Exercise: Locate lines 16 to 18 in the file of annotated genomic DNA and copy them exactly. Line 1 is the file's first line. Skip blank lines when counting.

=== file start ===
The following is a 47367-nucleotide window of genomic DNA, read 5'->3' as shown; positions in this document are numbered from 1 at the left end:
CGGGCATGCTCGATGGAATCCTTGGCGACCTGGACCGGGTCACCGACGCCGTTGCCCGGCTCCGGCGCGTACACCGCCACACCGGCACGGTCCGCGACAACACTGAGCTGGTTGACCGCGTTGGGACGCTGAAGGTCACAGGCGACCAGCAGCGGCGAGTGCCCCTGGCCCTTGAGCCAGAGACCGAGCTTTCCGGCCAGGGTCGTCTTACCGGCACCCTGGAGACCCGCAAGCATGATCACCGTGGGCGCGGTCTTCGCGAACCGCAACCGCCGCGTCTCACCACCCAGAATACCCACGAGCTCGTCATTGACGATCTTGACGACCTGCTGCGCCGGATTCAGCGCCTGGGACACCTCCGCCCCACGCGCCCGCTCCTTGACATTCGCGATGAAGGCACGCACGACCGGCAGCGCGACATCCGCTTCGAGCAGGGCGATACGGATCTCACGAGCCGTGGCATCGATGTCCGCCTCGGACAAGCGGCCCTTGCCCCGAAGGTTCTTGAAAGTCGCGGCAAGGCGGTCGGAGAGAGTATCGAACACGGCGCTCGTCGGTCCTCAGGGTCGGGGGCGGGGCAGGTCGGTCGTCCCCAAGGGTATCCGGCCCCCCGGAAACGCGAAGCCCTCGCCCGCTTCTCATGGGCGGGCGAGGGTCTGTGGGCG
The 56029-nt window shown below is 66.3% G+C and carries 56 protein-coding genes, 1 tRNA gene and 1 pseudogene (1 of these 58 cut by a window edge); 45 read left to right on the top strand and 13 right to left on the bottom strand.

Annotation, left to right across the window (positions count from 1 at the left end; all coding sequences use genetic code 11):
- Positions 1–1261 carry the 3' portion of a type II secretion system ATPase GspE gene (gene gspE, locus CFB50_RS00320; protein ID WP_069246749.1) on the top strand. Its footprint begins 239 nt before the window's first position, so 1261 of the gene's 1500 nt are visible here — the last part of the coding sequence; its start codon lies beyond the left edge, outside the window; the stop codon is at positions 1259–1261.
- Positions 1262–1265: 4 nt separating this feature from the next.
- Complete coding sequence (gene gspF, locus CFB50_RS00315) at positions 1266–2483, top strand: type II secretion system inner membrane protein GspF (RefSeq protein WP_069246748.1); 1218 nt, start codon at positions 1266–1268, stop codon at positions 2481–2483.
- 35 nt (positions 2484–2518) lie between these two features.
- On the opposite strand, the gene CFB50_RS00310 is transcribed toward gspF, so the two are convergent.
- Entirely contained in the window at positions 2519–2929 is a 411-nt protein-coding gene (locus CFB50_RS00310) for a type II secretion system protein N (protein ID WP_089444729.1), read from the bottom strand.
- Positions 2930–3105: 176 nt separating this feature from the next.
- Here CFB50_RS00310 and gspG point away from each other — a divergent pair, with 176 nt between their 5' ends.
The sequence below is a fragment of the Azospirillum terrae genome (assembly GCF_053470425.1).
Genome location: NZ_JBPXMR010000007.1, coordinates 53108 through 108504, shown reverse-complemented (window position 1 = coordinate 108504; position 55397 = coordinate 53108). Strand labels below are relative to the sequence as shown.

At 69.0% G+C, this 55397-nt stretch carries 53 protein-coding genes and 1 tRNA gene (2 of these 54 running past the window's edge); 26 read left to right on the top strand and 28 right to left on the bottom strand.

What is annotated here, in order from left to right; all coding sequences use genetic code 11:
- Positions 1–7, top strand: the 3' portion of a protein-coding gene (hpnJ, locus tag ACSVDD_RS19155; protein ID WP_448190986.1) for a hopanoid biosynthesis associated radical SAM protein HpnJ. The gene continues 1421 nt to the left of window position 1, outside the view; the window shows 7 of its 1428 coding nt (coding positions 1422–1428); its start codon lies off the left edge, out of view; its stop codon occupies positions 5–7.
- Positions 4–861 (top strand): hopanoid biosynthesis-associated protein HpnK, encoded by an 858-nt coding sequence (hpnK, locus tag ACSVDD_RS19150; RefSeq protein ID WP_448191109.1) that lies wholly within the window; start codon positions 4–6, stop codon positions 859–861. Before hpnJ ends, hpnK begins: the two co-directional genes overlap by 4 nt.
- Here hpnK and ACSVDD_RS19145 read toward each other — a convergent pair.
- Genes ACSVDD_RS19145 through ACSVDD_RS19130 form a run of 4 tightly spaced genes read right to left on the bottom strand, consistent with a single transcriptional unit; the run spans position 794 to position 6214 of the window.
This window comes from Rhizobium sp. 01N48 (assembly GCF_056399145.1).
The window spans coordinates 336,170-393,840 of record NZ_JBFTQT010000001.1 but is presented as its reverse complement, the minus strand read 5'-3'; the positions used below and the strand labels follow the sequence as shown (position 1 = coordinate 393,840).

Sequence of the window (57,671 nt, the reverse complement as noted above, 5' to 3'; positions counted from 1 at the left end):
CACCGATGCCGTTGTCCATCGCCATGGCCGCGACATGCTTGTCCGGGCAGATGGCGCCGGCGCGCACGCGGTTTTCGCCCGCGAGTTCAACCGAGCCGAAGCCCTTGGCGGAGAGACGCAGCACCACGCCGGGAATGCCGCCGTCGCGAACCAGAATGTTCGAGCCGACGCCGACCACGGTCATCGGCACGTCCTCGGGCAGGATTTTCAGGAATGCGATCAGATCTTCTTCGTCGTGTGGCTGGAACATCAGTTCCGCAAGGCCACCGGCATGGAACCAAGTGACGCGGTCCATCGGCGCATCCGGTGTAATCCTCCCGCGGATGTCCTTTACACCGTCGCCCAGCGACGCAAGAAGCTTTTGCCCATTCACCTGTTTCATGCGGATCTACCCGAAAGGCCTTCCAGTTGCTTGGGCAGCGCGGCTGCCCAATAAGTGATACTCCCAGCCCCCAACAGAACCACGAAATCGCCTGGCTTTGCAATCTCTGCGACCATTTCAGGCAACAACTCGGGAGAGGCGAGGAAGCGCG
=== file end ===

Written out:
What is annotated here, in order from left to right; all coding sequences use genetic code 11:
- Positions 1–7, top strand: the 3' portion of a protein-coding gene (hpnJ, locus tag ACSVDD_RS19155; protein ID WP_448190986.1) for a hopanoid biosynthesis associated radical SAM protein HpnJ. The gene continues 1421 nt to the left of window position 1, outside the view; the window shows 7 of its 1428 coding nt (coding positions 1422–1428); its start codon lies off the left edge, out of view; its stop codon occupies positions 5–7.
- Positions 4–861 (top strand): hopanoid biosynthesis-associated protein HpnK, encoded by an 858-nt coding sequence (hpnK, locus tag ACSVDD_RS19150; RefSeq protein ID WP_448191109.1) that lies wholly within the window; start codon positions 4–6, stop codon positions 859–861. Before hpnJ ends, hpnK begins: the two co-directional genes overlap by 4 nt.